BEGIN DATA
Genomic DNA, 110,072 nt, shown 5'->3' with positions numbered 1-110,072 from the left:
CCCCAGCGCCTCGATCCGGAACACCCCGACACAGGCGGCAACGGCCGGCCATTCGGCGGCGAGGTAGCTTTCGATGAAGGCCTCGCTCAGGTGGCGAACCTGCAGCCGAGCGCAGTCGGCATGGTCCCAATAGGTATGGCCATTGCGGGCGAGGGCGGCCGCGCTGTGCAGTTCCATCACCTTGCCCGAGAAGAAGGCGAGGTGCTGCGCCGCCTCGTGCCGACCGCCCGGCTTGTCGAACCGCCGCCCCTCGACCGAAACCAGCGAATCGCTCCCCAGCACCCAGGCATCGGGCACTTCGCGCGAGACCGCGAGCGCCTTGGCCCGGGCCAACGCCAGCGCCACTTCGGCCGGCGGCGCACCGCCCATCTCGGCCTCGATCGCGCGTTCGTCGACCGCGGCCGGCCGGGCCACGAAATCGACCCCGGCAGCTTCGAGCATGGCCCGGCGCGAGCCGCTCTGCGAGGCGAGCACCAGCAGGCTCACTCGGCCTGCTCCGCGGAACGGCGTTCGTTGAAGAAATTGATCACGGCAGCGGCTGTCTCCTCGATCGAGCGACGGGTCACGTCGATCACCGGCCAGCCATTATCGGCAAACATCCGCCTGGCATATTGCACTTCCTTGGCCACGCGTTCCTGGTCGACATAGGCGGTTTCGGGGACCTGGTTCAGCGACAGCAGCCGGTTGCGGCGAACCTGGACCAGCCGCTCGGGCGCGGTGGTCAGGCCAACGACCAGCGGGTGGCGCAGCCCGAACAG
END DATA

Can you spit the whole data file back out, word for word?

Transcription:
Genomic DNA, 110,072 nt, shown 5'->3' with positions numbered 1-110,072 from the left:
CCCCAGCGCCTCGATCCGGAACACCCCGACACAGGCGGCAACGGCCGGCCATTCGGCGGCGAGGTAGCTTTCGATGAAGGCCTCGCTCAGGTGGCGAACCTGCAGCCGAGCGCAGTCGGCATGGTCCCAATAGGTATGGCCATTGCGGGCGAGGGCGGCCGCGCTGTGCAGTTCCATCACCTTGCCCGAGAAGAAGGCGAGGTGCTGCGCCGCCTCGTGCCGACCGCCCGGCTTGTCGAACCGCCGCCCCTCGACCGAAACCAGCGAATCGCTCCCCAGCACCCAGGCATCGGGCACTTCGCGCGAGACCGCGAGCGCCTTGGCCCGGGCCAACGCCAGCGCCACTTCGGCCGGCGGCGCACCGCCCATCTCGGCCTCGATCGCGCGTTCGTCGACCGCGGCCGGCCGGGCCACGAAATCGACCCCGGCAGCTTCGAGCATGGCCCGGCGCGAGCCGCTCTGCGAGGCGAGCACCAGCAGGCTCACTCGGCCTGCTCCGCGGAACGGCGTTCGTTGAAGAAATTGATCACGGCAGCGGCTGTCTCCTCGATCGAGCGACGGGTCACGTCGATCACCGGCCAGCCATTATCGGCAAACATCCGCCTGGCATATTGCACTTCCTTGGCCACGCGTTCCTGGTCGACATAGGCGGTTTCGGGGACCTGGTTCAGCGACAGCAGCCGGTTGCGGCGAACCTGGACCAGCCGCTCGGGCGCGGTGGTCAGGCCAACGACCAGCGGGTGGCGCAGCCCGAACAG